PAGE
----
Frank Mankiewicz once described Hunter S. Thompson’s Fear and Loathing on the Campaign Trail ’72 as “the least factual, most accurate account” of that election and the years that led up to it. Aaron Sorkin’s The Trial of the Chicago 7 is, by contrast, not only the least factual account of that trial and its participants, but also the least accurate. I would call it a piece of political propaganda if I could only figure out what Sorkin was attempting to propagandize. His rewrites of history do give us a few clues, though.
There’s the scene, for example, in which he has Abbie Hoffman extol the virtues of our American institutions and blame their failings on a few bad actors. And hey, you may agree with that notion. I’m not here to argue whether that’s an accurate
assessment of things. But if you’re going to put those words in anyone’s mouth, Abbie Hoffman’s would be the last lips through which they should pass.
Sorkin would have us believe that Hoffman actually said, “I think our institutions of democracy are a wonderful thing that right now are populated by some terrible people.” The closest Hoffman came in the trial to saying anything resembling that was, in fact, “Presently, the nation is held captive, in the penitentiaries of the institutions of a decaying system.”
The problem is that Sorkin simply doesn’t understand the very real humans on which his characters are based and whose names they carry. Further evidence of this is the fact that he has radical pacifist David Dellinger punch a bailiff right in the middle of the trial. Is it a great dramatic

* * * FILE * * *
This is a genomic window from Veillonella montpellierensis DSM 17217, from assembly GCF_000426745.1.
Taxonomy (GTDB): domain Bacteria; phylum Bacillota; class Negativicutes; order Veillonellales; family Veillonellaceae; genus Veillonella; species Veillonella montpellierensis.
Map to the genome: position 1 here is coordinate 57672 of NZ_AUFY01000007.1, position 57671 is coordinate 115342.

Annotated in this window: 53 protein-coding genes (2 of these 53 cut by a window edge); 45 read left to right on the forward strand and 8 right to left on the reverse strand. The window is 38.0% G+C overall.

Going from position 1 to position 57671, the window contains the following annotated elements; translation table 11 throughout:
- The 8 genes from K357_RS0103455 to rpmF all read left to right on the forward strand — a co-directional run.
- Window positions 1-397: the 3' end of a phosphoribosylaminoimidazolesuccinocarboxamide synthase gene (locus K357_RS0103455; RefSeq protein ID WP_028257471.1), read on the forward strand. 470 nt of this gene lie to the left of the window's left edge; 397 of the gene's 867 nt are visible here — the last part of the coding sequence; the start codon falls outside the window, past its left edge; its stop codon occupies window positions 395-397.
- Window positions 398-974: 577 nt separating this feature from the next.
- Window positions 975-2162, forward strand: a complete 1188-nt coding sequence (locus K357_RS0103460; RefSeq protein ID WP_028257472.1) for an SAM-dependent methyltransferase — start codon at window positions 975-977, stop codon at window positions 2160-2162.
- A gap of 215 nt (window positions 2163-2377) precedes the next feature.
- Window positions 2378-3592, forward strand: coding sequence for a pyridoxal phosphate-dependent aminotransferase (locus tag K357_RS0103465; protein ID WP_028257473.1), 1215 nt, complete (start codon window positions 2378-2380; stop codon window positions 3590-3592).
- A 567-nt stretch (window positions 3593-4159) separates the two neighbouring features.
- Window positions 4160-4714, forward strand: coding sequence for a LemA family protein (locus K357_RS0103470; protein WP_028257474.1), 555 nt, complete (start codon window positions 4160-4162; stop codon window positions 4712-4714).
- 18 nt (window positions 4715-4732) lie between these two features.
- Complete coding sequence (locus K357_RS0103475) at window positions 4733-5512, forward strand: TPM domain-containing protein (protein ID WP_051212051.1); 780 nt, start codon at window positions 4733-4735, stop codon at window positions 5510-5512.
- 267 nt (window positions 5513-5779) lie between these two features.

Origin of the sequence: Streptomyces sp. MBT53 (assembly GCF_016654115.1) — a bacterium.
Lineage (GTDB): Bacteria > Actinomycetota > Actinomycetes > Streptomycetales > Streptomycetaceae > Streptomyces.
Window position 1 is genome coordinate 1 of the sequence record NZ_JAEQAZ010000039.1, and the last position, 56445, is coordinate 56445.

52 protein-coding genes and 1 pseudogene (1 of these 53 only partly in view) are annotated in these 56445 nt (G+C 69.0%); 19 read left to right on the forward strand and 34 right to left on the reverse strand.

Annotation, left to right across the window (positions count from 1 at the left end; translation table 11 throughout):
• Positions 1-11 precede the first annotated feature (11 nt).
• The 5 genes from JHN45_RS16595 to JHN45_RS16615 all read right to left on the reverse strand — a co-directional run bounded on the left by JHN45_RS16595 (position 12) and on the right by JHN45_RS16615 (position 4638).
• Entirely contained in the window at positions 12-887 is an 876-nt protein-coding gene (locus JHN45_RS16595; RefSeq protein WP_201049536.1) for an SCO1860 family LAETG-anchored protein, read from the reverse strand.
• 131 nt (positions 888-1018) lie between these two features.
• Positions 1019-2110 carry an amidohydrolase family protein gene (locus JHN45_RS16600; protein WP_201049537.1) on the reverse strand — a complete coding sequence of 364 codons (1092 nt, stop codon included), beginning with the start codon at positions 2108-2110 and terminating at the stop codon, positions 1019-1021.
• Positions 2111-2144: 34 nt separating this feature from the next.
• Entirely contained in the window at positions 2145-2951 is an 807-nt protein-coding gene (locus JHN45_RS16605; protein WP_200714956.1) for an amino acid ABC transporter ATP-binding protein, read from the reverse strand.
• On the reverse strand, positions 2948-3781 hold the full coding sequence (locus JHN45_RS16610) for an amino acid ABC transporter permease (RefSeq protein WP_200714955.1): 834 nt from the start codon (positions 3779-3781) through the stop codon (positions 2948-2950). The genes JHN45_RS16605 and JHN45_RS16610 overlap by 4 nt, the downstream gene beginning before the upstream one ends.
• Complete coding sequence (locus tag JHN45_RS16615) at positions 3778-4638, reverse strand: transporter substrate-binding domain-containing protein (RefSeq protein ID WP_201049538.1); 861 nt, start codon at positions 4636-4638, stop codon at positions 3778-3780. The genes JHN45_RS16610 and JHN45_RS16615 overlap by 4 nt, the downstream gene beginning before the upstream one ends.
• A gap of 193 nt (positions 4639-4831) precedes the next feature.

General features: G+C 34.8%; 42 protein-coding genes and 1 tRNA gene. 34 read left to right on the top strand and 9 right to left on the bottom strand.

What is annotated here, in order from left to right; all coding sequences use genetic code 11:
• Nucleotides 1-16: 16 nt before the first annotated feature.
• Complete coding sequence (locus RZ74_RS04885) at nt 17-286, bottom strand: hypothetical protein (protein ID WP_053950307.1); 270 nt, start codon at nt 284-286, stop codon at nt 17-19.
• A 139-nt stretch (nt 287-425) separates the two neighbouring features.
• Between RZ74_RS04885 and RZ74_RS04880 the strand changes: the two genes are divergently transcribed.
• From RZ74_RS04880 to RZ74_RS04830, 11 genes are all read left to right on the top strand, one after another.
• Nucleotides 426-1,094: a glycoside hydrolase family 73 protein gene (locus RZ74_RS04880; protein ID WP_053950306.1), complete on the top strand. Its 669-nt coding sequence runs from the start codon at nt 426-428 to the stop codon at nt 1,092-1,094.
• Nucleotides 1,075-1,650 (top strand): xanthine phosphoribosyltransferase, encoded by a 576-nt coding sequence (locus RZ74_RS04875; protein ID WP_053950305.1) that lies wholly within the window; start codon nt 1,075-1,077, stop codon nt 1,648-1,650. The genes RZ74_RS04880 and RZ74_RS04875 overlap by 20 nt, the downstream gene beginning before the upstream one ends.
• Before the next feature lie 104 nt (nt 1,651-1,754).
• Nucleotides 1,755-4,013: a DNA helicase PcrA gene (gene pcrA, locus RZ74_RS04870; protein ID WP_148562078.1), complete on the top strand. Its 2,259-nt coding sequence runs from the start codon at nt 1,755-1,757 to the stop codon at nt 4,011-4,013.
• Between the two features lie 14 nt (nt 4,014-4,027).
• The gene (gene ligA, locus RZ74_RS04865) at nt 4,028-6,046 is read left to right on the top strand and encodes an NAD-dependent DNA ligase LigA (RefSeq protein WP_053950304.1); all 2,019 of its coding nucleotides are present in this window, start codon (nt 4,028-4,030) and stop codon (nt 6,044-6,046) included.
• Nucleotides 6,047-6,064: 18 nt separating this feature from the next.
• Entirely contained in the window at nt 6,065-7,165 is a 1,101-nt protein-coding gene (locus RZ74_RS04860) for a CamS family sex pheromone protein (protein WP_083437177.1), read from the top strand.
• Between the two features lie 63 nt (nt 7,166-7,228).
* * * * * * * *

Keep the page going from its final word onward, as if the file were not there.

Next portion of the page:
CHICAGO 7 AT A GLANCE
Aaron Sorkin’s film makes for better courtroom drama than his A Few Good Men but plays too fast and loose with history and seems tone deaf to the personalities of the actual protagonists.
Warmed-up colors and cranked contrast give the stylized cinematography a film-like look.
The Dolby Digital+ 5.1 soundtrack is center-channel heavy, aside from the forgettable score.
moment? Sure. But the moment fist contacted face, any similarities between the real Dellinger and the one portrayed by John Carroll Lynch (quite well to that point) became null and void.
And, look, I understand that in compressing a five-month trial into a two-hour movie, some liberties are going to be taken. Eliding always involves some measuring of editorializing. But if you’re going to invent dialogue (and actions) for the purposes of dramatization, it’s important to at least be true to the character of the people being fictionalized. And at least with Hoffman and Dellinger, Sorkin betrays their principles to support his ideology (nebulous though it may be).
In the case of Dellinger, I think that probably boils down to the fact that a neoliberal like Sorkin can’t wrap his brain around radical pacifism, so he has to portray Dellinger as a bottled-up Nazi-puncher wannabe who simply controls his urges. And that’s not a knock against neoliberals; it’s an indictment of Sorkin for his inability to view things through any lens other than his own.
Really, the only character he comes close to getting right is Tom Hayden, played wonderfully by Eddie Redmayne. Actually, to call out Redmayne’s performance alone would be to slight the excellent work done by the rest of the cast, all of whom shine. It’s just a shame they’re given such flawed characterizations to work with.